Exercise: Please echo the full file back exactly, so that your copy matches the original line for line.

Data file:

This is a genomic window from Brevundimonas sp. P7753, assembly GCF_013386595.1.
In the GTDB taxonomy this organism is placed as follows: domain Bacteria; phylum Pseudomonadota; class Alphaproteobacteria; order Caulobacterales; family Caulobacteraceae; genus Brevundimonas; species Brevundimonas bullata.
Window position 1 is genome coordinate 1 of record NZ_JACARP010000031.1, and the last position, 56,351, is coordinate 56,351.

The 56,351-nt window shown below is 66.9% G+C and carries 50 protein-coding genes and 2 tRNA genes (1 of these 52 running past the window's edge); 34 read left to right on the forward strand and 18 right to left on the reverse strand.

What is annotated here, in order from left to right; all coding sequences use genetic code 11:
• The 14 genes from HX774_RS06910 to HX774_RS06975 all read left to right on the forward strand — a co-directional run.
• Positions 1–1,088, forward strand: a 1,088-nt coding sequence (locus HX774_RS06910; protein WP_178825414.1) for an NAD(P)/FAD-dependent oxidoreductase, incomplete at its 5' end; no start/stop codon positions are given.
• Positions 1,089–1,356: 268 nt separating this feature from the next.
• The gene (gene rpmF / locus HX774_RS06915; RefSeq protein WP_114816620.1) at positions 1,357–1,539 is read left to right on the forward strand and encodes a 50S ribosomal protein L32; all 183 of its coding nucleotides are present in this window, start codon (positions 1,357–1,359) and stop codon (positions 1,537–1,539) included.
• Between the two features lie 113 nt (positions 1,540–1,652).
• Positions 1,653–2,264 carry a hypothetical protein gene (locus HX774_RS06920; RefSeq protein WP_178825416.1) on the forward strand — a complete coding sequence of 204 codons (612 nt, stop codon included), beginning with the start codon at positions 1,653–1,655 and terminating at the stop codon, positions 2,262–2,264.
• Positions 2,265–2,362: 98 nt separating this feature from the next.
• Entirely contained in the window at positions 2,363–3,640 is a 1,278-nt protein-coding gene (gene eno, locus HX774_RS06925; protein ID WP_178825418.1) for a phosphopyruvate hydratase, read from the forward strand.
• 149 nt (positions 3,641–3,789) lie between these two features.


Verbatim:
This is a genomic window from Brevundimonas sp. P7753, assembly GCF_013386595.1.
In the GTDB taxonomy this organism is placed as follows: domain Bacteria; phylum Pseudomonadota; class Alphaproteobacteria; order Caulobacterales; family Caulobacteraceae; genus Brevundimonas; species Brevundimonas bullata.
Window position 1 is genome coordinate 1 of record NZ_JACARP010000031.1, and the last position, 56,351, is coordinate 56,351.

The 56,351-nt window shown below is 66.9% G+C and carries 50 protein-coding genes and 2 tRNA genes (1 of these 52 running past the window's edge); 34 read left to right on the forward strand and 18 right to left on the reverse strand.

What is annotated here, in order from left to right; all coding sequences use genetic code 11:
• The 14 genes from HX774_RS06910 to HX774_RS06975 all read left to right on the forward strand — a co-directional run.
• Positions 1–1,088, forward strand: a 1,088-nt coding sequence (locus HX774_RS06910; protein WP_178825414.1) for an NAD(P)/FAD-dependent oxidoreductase, incomplete at its 5' end; no start/stop codon positions are given.
• Positions 1,089–1,356: 268 nt separating this feature from the next.
• The gene (gene rpmF / locus HX774_RS06915; RefSeq protein WP_114816620.1) at positions 1,357–1,539 is read left to right on the forward strand and encodes a 50S ribosomal protein L32; all 183 of its coding nucleotides are present in this window, start codon (positions 1,357–1,359) and stop codon (positions 1,537–1,539) included.
• Between the two features lie 113 nt (positions 1,540–1,652).
• Positions 1,653–2,264 carry a hypothetical protein gene (locus HX774_RS06920; RefSeq protein WP_178825416.1) on the forward strand — a complete coding sequence of 204 codons (612 nt, stop codon included), beginning with the start codon at positions 1,653–1,655 and terminating at the stop codon, positions 2,262–2,264.
• Positions 2,265–2,362: 98 nt separating this feature from the next.
• Entirely contained in the window at positions 2,363–3,640 is a 1,278-nt protein-coding gene (gene eno, locus HX774_RS06925; protein ID WP_178825418.1) for a phosphopyruvate hydratase, read from the forward strand.
• 149 nt (positions 3,641–3,789) lie between these two features.